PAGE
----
Dr Helen Hawley-Hague obtained her PhD from the University of Manchester in 2011, her work focused on older adults’ uptake and adherence to exercise classes and the role of the exercise instructor. She has worked both in Public Health and in research looking at falls and fracture identification and prevention and exercise pathways for over 18 years. She was awarded the MRC Centenary Award in 2012 and looked at the delivery of evidence based strength and balance exercise programmes in practice. She was Research Associate and Communication and Dissemination Manager for the FARSEEING project looking at behaviour change, attitudes towards technology and advising on the design of technology so as to encourage older people’s engagement with it. She was the Scientific Coordinator for ProFouND- The Prevention of Falls Network for Dissemination and a Co-Applicant on PreventIT (an EC funded project looking at smartphone and smart watches and the prevention of functional decline).
She has recently completed an NIHR Postdoctoral Research Fellowship leading the Together trial (focused on smartphone technology and delivery of evidence based strength and balance for falls prevention within health services). During the COVID 19 Pandemic she led a commissioned UK wide evaluation for the Chartered Society of Physiotherapy on the delivery of remote physiotherapy. She is currently principle investigator for Manchester for the Active, Connected and Engaged (ACE) Trial which is looking at how active older adults can support inactive older adults to engage with their communities and improve their function. Co-Investigator on the FLEXI project looking at implemetation of the Falls Management Programme (FaME) into practice and also works on the Standing Taller implementation project (balance app). She has a particular interest in how we improve uptake and adherence to rehabilitation, strength and balance exercises and more general physical activity and technologies role in supporting this.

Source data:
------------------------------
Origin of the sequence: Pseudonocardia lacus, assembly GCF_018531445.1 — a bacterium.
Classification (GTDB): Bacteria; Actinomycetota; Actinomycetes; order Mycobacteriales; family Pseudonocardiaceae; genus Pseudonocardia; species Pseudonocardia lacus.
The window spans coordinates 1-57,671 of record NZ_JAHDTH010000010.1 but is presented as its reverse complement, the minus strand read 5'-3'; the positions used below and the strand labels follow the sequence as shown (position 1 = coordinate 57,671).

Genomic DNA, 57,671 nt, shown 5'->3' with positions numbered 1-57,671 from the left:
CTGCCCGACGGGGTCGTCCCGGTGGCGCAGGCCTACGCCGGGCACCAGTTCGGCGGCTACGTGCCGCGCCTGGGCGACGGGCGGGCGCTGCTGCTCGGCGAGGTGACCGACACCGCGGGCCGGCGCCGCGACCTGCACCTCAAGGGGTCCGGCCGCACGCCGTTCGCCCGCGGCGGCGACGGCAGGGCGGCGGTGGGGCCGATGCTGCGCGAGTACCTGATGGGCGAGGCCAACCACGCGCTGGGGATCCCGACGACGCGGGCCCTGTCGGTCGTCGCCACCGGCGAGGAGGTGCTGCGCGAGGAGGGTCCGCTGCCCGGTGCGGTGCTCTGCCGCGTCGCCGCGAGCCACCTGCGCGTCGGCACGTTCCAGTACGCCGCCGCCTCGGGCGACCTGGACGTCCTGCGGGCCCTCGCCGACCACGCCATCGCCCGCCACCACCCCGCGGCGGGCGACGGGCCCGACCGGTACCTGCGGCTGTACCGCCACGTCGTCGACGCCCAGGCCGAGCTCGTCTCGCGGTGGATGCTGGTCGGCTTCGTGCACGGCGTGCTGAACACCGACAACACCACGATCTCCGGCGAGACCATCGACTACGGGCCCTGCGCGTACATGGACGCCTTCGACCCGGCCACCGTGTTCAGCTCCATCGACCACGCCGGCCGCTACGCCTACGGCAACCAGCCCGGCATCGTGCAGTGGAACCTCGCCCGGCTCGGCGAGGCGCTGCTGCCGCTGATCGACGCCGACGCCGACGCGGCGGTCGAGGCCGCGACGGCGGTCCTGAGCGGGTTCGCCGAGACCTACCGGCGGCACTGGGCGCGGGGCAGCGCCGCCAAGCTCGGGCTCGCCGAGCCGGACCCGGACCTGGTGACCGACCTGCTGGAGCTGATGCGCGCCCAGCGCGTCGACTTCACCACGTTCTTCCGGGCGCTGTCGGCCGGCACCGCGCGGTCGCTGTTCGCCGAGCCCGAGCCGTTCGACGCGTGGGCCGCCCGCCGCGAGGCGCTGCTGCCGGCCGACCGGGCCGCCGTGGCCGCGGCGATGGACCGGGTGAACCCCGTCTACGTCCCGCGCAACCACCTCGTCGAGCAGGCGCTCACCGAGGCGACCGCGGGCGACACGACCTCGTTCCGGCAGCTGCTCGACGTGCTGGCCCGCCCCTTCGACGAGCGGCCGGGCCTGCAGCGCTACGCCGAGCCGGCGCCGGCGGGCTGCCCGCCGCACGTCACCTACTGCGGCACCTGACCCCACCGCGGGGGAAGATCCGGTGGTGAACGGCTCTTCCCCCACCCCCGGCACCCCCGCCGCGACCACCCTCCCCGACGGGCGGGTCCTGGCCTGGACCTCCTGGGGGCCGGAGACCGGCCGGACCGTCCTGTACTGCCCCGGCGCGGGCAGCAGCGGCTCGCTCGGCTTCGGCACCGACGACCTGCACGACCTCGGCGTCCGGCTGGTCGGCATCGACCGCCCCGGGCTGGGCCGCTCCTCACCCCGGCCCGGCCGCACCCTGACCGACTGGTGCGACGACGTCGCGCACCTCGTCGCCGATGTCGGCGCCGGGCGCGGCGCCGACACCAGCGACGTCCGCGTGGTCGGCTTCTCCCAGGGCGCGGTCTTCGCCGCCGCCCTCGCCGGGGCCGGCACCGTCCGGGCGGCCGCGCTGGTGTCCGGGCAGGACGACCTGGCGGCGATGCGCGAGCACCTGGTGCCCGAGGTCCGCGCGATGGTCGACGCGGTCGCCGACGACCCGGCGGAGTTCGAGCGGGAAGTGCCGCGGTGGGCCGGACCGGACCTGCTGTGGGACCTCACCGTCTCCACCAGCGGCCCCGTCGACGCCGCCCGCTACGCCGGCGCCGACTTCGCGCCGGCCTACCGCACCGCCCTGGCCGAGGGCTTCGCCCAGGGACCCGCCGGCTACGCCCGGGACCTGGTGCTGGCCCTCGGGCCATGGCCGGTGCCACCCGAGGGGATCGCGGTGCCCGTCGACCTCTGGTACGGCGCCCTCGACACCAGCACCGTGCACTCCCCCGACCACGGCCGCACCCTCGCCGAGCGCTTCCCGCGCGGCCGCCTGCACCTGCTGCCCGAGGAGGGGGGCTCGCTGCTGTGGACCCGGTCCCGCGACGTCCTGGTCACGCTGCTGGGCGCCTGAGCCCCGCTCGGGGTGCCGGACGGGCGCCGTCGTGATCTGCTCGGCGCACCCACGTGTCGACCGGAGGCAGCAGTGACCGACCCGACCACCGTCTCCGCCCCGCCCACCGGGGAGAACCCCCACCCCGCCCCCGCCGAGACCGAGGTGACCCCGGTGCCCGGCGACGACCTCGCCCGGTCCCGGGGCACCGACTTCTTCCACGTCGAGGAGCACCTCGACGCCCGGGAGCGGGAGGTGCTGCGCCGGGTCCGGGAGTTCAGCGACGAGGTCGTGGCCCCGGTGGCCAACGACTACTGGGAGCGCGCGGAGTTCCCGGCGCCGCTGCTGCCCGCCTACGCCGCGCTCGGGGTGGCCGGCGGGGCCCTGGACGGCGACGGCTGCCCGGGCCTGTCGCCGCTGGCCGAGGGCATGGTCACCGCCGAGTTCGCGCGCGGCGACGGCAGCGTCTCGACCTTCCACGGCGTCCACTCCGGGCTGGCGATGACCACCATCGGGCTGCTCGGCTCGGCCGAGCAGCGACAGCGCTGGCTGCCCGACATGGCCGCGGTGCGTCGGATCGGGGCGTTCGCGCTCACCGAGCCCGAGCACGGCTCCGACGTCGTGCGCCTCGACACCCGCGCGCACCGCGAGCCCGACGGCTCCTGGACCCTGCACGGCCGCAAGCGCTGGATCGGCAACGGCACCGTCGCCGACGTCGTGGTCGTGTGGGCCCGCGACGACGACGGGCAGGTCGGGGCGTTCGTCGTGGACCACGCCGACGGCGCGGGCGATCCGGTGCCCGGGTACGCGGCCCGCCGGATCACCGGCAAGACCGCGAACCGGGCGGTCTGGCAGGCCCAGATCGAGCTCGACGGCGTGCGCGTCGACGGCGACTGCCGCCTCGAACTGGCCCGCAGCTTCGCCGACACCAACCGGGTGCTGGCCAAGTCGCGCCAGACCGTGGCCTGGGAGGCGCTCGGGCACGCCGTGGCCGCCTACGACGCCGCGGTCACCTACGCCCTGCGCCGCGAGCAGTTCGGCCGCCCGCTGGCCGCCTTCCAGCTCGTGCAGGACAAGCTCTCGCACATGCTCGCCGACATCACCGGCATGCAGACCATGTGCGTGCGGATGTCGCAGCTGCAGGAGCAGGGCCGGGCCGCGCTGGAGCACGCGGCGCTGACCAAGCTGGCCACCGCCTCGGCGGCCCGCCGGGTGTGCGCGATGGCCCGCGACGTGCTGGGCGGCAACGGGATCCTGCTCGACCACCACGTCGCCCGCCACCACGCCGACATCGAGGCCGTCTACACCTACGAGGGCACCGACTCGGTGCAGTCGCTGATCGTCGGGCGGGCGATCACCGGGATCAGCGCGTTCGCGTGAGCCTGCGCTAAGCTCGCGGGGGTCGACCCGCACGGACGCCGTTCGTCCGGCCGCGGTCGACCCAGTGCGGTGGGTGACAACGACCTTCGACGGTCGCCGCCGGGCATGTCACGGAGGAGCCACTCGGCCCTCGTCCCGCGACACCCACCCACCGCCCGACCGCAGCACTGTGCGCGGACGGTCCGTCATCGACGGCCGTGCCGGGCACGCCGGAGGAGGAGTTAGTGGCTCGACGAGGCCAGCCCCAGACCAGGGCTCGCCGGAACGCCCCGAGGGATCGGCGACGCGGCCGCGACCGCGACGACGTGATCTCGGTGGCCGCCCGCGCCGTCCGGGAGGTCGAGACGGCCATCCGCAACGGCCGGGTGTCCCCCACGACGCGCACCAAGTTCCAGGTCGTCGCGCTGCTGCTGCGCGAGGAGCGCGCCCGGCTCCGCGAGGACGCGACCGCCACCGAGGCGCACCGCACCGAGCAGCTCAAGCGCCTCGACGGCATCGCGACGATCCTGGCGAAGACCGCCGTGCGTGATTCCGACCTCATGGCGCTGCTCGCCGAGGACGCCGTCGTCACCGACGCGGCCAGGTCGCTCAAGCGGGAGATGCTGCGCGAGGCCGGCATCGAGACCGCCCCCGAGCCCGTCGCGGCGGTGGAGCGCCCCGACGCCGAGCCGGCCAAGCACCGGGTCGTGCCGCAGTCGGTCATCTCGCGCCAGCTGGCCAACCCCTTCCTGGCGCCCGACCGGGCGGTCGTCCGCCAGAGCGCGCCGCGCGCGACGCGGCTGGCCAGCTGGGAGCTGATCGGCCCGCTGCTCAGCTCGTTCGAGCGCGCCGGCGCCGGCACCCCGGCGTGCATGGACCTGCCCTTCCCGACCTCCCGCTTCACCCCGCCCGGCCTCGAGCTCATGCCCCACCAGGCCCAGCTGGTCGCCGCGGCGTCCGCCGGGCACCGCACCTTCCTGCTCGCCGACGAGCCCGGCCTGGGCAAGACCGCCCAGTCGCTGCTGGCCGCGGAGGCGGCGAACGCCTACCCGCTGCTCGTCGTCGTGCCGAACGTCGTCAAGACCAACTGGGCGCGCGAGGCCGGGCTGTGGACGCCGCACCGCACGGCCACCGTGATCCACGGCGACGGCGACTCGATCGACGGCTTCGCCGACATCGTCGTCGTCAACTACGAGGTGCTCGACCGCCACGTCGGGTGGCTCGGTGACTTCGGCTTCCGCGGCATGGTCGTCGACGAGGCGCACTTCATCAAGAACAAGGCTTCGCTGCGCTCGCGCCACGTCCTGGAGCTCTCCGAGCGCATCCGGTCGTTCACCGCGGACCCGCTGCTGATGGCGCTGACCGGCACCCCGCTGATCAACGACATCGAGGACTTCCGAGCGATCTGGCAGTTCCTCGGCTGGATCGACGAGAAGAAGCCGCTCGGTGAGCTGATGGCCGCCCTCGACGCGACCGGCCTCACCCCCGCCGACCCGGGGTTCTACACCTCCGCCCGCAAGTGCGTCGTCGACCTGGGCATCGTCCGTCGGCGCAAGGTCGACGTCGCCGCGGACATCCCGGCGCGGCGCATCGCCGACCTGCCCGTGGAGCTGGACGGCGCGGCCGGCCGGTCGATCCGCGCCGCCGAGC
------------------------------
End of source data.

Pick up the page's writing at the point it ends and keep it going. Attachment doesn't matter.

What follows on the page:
She is Senior Lecturer within her division, a member of the Healthy Ageing Group and Deputy for the Digital Health and Social Care Research Group. She is a Fellow of the Higher Education Academy (FHEA), Unit lead for the MClinRes dissertation and Senior Post Graduate Research Tutor.